Annan urges Lebanon to hand over Israeli soldiers

United Nations Secretary General Kofi Annan told Lebanese ministers on Monday he wanted the two Israeli soldiers whose capture by Hezbollah sparked a 34-day war with Israel to be handed to the Red Cross, a government source said.

The source, who attended Annan’s meeting with the Lebanese cabinet, said Annan had also said he would ask Syrian President Bashar al-Assad later this week to establish diplomatic ties with Lebanon and to control the Syrian side of their border.

Annan, who is due in Israel on Tuesday, is seeking progress on all the complex issues between Israel, Lebanon and Hezbollah mentioned in Security Council Resolution 1701, which calls for an expanded UN peacekeeping force to cement the August 14 truce.

“We have a chance now to have a long-term ceasefire and a long-term peace and we all need to work together,” Annan said after talks with Parliament Speaker Nabih Berri, a key ally of Hezbollah, which has nominated him to negotiate on its behalf.

Annan also held separate talks with Energy Minister Mohammed Fneish, one of two Hezbollah Cabinet ministers, a Lebanese official said.

The UN resolution authorised up to 13 000 soldiers to join 2 000 the United Nations Unifil troops already in Lebanon and help 15 000 Lebanese troops police a border zone free of Israeli or Hezbollah forces.

The new force’s role was a central topic in Annan’s talks with Prime Minister Fouad Siniora, as was the lifting of an Israeli sea and air blockade in force for nearly seven weeks.

“We expect good to come out of these talks,” Siniora told reporters afterwards. “On lifting the blockade, this thing is going to happen, God willing, but not within 24 hours.”

Israel says it will keep up the air and sea restrictions until an arms embargo on Hezbollah is enforced. It wants UN troops to guard Lebanon’s 375km border with Syria.

“We discussed ...
the arrival of the international forces and the Israeli withdrawal that must happen quickly,” Siniora said.

Plans for the UN force firmed up after Annan met European foreign ministers who on Friday pledged up to 7 000 troops—enough to ensure the expanded Unifil will have a European core.

Turkey agreed in principle to send troops to the UN force, a spokesperson in Ankara said on Monday. He gave no figures.

Berri, who said he had complained to Annan about Israel’s truce violations, could play a key role in any negotiations to swap Lebanese prisoners for two Israeli soldiers whose seizure in a cross-border raid on July 12 sparked the war.

Pressure on government

Hezbollah leader Sayyed Hassan Nasrallah spoke on Sunday of contacts that might lead to talks on a prisoner swap. He also called for a national-unity government, without demanding more power for Hezbollah, which now has two Cabinet ministers.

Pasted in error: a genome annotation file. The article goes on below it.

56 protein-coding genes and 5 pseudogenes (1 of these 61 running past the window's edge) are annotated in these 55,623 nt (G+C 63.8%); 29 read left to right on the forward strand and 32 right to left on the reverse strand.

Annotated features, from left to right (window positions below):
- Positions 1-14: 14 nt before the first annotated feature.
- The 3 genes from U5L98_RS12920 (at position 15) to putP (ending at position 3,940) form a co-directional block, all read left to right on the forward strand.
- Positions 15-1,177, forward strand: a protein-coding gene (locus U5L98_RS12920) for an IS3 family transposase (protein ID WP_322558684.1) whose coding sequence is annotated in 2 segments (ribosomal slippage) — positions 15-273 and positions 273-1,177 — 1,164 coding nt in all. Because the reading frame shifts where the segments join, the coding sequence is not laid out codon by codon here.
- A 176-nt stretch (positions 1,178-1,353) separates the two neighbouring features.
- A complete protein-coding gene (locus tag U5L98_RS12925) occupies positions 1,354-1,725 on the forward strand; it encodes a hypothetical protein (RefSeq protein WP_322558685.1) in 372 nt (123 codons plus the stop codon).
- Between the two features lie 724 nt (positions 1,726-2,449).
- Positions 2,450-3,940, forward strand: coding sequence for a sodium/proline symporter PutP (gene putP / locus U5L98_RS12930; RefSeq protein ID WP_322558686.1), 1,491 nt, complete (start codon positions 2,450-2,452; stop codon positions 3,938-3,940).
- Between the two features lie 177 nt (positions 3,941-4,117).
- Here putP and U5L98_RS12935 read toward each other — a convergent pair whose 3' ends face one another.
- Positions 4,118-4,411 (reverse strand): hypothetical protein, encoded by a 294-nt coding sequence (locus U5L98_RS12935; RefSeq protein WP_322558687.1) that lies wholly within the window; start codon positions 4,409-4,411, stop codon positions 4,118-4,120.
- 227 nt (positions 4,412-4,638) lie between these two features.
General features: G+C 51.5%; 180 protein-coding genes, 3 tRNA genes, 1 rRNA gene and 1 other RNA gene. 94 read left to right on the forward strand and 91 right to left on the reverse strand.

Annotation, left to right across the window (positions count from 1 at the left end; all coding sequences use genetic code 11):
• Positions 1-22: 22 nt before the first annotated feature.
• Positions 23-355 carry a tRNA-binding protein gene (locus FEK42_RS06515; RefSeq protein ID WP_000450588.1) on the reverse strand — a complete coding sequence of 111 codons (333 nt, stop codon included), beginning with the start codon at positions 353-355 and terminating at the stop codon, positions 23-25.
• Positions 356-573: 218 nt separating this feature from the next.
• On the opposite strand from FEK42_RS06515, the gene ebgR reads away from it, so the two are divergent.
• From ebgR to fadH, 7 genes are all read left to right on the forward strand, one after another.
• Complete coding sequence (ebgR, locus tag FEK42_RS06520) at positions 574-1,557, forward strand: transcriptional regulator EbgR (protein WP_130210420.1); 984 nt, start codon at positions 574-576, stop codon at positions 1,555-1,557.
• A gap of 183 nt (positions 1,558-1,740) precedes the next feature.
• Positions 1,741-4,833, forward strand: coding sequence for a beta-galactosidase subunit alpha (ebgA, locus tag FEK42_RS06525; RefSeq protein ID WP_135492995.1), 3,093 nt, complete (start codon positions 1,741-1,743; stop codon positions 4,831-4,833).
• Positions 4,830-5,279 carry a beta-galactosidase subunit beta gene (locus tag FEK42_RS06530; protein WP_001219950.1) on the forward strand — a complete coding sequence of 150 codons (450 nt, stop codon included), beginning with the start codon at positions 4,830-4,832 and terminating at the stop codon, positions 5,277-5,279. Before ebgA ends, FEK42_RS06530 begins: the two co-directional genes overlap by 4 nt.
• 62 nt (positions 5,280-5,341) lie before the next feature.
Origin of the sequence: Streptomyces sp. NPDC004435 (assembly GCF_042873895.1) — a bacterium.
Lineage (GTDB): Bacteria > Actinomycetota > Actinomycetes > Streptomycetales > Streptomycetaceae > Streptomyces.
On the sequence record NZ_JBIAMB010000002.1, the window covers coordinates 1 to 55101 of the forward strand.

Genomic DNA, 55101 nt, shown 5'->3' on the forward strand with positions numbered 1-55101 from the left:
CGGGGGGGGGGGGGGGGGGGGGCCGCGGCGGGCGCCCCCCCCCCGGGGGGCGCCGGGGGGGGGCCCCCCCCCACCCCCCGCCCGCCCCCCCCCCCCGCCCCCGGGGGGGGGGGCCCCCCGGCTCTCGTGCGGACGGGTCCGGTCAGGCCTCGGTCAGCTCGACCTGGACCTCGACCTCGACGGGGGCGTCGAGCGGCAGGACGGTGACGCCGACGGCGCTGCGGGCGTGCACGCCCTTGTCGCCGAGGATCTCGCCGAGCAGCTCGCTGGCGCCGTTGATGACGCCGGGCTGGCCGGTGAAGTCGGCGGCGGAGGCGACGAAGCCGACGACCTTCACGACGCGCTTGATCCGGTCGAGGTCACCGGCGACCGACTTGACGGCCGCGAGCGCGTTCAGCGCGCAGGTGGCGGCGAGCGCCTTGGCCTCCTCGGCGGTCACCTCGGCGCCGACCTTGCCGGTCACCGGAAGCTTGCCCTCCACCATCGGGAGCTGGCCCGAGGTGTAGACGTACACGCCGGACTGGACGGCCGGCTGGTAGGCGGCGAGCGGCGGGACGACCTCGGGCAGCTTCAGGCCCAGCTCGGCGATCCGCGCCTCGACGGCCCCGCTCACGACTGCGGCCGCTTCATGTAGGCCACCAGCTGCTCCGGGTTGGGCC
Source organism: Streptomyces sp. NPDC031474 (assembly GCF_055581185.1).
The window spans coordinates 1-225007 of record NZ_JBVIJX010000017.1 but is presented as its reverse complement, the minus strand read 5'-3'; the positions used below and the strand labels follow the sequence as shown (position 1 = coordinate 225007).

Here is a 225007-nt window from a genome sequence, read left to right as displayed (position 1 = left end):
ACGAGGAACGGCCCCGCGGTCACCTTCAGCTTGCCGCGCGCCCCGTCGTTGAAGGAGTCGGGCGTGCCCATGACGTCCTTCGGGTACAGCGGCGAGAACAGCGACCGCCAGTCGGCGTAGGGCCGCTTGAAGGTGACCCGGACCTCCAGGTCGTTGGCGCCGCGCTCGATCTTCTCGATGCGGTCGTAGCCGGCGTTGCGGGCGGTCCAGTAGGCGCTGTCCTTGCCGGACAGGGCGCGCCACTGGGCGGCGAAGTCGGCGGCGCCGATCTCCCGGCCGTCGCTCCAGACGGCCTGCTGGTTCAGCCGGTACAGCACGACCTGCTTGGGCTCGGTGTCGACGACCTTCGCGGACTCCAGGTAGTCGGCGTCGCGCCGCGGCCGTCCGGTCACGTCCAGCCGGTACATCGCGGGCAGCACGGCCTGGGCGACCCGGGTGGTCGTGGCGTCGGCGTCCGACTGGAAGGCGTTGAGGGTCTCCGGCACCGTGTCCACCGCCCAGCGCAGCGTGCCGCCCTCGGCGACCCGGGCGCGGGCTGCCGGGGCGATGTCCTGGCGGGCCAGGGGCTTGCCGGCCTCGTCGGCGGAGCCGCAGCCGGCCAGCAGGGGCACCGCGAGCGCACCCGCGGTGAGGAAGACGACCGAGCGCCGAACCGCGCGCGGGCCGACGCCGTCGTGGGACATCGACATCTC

His main Christian ally, retired General Michel Aoun, told a news conference on Monday it was time for the Siniora government to go and appeared to threaten unrest if it did not do so.

“We hope ... a very peaceful change takes place, preserving stability in the country. If this change does not happen in such a way, there are other ways to escalate from now on,” he said.

In Damascus, US civil rights leader Jesse Jackson met exiled Hamas leaders to try to broker a swap between Israel and Palestinian militants holding another Israeli soldier.

Hamas politburo member Mohammed Nazzal told Reuters Jackson had met the group’s leader Khaled Meshaal on Sunday night.

“We insist that any exchange of prisoners must be simultaneous, which is the main sticking point,” Nazzal said.

Israel has launched attacks in the Gaza Strip since June 28 to try to recover the soldier and end cross-border rocket fire.

In the latest Gaza clashes, Israeli forces killed two members of a Hamas-led security force, two presidential guards and a civilian, Palestinian officials said.

As well as visiting Beirut, Annan was expected to travel to southern Lebanon and to Israel on Tuesday. A Syrian official said Annan would go to Damascus on Thursday. The UN chief was also due to visit Iran as part of his Middle East tour. The United States accuses Syria and Iran, Hezbollah’s main allies, of stirring up the conflict in Lebanon and backing Palestinian militant groups such as the ruling Hamas movement.

French President Jacques Chirac said Iran and Syria should not isolate themselves from the rest of the world, but instead work towards building a lasting peace in the Middle East.—Reuters

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